In 1982 her work appeared in a Women Artists Group Exhibition at Gallery A in Sydney. The following year she was included in a show at Artspace, called A Different Perspective, which featured work by migrant artists. By 1985, Tomescu held a well-received solo exhibition in the downstairs room at Coventry Gallery and two years later was promoted to the main exhibition space, where she showed much larger paintings.
These pictures still contained vestiges of landscape. The colour was subdued, with large areas of grey, broken by the occasional flash of pale red or dark green. The appeal of the show lay in heavily worked surfaces covered in vigorous brushstrokes. Painted fragments had been collaged onto the canvases, adding complexity to the picture plane.
The paintings were tough, but the Coventry show enjoyed positive reviews and healthy sales. This was probably the point at which Tomescu’s Australian career was launched.
There would be biennial shows at the Coventry Gallery until 1995 and solo exhibitions at galleries in Melbourne such as Reconnaissance, Deutscher Brunswick, and Christine Abrahams. With each show the work continued to evolve. The collage disappeared; the surfaces grew denser, with frequent use of the palette knife. Surprising glimmers of light and colour would open up in the midst of a heavily impastoed canvas. One of the most fruitful developments of these years was working with the Victorian Print Workshop, following an invitation from the Myer Art Foundation.
After a decade Tomescu gave up many jobs and began teaching part-time at Sydney’s National Art School, but the day was fast approaching when she would be able to live from the sale of her work.
One important landmark was winning the inaugural Lowenstein Sharp Feiglin Ades Arts 21 Fellowship in 1996, ahead of 10 well-respected contenders. The fellowship enabled Tomescu to travel to Europe, and culminated in a solo exhibition at the Museum of Modern Art at Heide in November 1997. The paintings in this show had become concentrated fields of colour, with marks of previous workings visible at the edges.
Over the next few years Tomescu would pursue and develop this approach in exhibitions at Niagara Galleries in Melbourne and Martin Browne Fine Art in Sydney. The brighter shades would gradually be transformed into a sombre range of blacks and greys, or a heavy black-green skin as forbidding as a primeval swamp. It was also a time for prizes. Tomescu had already won the Sulman Prize in 1996. In 2001 she collected the Wynne Prize and in 2003 the Dobell Prize for Drawing.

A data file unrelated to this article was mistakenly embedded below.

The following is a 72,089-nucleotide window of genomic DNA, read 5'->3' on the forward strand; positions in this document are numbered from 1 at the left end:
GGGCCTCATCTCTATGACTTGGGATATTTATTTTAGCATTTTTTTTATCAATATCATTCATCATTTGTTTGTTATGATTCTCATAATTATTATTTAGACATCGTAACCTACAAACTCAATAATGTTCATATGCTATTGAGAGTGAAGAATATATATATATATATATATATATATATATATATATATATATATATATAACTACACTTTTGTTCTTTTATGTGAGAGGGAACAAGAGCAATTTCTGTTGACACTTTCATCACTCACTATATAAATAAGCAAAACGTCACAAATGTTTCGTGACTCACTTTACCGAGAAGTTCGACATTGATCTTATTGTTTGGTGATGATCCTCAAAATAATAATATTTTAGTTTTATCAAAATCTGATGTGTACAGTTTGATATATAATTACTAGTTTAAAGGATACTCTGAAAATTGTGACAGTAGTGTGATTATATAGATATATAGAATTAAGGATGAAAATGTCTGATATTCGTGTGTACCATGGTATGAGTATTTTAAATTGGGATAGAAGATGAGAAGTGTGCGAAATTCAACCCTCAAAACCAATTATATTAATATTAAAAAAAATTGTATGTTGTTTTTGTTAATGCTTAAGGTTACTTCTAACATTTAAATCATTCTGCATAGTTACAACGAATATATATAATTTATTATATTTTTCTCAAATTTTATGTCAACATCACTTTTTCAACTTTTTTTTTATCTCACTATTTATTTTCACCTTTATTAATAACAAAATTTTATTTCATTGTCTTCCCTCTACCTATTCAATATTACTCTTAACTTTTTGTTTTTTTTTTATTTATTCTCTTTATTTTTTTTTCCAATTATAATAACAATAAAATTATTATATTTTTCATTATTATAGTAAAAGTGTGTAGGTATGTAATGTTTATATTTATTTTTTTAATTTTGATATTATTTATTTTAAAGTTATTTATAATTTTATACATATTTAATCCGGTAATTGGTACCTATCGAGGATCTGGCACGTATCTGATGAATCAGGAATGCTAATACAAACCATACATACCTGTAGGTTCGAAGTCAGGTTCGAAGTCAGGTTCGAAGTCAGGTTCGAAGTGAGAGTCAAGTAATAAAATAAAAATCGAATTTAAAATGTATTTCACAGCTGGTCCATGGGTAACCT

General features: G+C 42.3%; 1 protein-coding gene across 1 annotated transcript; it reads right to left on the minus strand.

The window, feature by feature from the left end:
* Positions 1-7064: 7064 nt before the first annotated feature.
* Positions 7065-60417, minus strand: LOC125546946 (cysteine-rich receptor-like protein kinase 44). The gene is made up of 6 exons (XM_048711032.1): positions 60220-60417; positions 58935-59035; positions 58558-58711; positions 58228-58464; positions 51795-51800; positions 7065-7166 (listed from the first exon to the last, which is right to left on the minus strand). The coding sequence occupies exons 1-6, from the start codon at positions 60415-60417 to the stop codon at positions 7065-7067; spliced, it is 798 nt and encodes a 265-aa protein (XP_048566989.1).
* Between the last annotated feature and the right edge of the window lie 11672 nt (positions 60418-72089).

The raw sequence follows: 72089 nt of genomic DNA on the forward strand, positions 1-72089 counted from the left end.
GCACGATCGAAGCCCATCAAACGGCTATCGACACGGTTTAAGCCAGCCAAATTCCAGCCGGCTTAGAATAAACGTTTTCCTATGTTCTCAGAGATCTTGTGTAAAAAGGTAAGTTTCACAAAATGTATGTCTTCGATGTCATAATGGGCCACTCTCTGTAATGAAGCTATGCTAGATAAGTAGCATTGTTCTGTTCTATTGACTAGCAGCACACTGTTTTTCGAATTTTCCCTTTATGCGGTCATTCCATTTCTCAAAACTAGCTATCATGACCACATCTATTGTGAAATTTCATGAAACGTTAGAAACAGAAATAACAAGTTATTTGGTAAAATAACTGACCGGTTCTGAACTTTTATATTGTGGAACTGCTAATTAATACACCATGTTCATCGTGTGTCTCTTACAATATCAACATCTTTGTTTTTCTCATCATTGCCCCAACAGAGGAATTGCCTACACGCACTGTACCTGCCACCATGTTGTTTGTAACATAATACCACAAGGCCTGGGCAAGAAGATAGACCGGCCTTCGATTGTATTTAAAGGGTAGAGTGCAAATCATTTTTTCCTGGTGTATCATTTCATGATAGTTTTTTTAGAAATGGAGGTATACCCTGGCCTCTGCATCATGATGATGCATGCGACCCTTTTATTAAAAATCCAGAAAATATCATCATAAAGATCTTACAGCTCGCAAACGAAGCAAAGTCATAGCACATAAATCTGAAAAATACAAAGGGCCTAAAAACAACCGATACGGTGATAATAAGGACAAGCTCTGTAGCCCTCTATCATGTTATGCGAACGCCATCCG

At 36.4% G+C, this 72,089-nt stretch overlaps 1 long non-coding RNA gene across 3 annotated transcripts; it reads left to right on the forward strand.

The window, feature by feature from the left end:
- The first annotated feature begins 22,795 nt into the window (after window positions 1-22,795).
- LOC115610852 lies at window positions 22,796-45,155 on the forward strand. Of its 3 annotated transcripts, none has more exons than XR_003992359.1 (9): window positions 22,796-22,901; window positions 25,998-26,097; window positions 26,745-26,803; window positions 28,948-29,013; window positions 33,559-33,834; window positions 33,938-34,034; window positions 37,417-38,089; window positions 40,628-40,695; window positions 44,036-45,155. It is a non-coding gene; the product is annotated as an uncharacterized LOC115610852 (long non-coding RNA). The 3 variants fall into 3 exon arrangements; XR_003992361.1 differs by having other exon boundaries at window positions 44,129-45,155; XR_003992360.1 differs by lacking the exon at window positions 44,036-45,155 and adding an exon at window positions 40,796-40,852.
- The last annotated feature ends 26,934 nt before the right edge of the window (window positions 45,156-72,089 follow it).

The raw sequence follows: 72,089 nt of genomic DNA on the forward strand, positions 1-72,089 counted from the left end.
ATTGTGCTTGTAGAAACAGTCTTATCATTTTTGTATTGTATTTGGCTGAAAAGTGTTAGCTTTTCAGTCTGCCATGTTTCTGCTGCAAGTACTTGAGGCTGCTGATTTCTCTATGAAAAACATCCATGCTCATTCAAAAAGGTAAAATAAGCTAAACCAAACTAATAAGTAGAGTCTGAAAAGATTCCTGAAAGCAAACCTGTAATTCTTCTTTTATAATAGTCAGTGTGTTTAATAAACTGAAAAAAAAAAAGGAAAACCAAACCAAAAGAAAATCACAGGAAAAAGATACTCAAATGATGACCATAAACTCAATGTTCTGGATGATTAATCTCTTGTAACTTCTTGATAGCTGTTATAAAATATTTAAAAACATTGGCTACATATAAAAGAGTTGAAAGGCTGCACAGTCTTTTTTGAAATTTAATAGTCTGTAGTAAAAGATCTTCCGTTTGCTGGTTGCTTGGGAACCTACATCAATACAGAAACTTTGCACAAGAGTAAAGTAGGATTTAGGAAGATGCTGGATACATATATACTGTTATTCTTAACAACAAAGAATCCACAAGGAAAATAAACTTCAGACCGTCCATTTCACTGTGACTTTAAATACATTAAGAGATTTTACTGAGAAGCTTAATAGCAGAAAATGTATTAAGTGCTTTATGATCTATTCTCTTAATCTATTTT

Works on paper had become a prominent part of every exhibition. These pictures seemed much looser than the canvases, distinguished by a wide variety of marks and lines, along with teasing fragments of text.
In 2007 Tomescu held her first exhibition with the Liverpool Street Gallery in Sydney and in 2009 was the subject of a survey at the Drill Hall Gallery in Canberra. It had been apparent from 2003 to 2004 that the colour was returning to her work in a spectacular fashion. The new paintings were more vibrant than ever before, although just as heavily layered.
The paintings Tomescu has subsequently shown with Sullivan+Strumpf in Sydney and Karen Woodbury in Melbourne, have been brighter and bolder than anything previously produced. The surfaces are more complicated and varied than before, with the calligraphic marks of the works on paper finding their way into the large oils. Sullivan+Strumpf also found a new market for Tomescu’s work, selling her paintings at art fairs in Singapore and Hong Kong.
Tomescu may look back on her career since 1980 and feel pleased it has progressed to the point where many would see her as the finest abstract painter in Australia today, but it’s not a title she covets. For Tomescu there is only the work in the studio, and the struggle with each new painting. She is not a painter of iconic masterpieces but of powerful sequences of canvases. She may never be known for a particular work, but for her commitment to a singular, uncompromising vision – to a view of painting as process rather than product. In her new canvases she takes colour to a higher pitch than ever before.
This article was published in Art Collector issue 74, OCT – DEC 2015.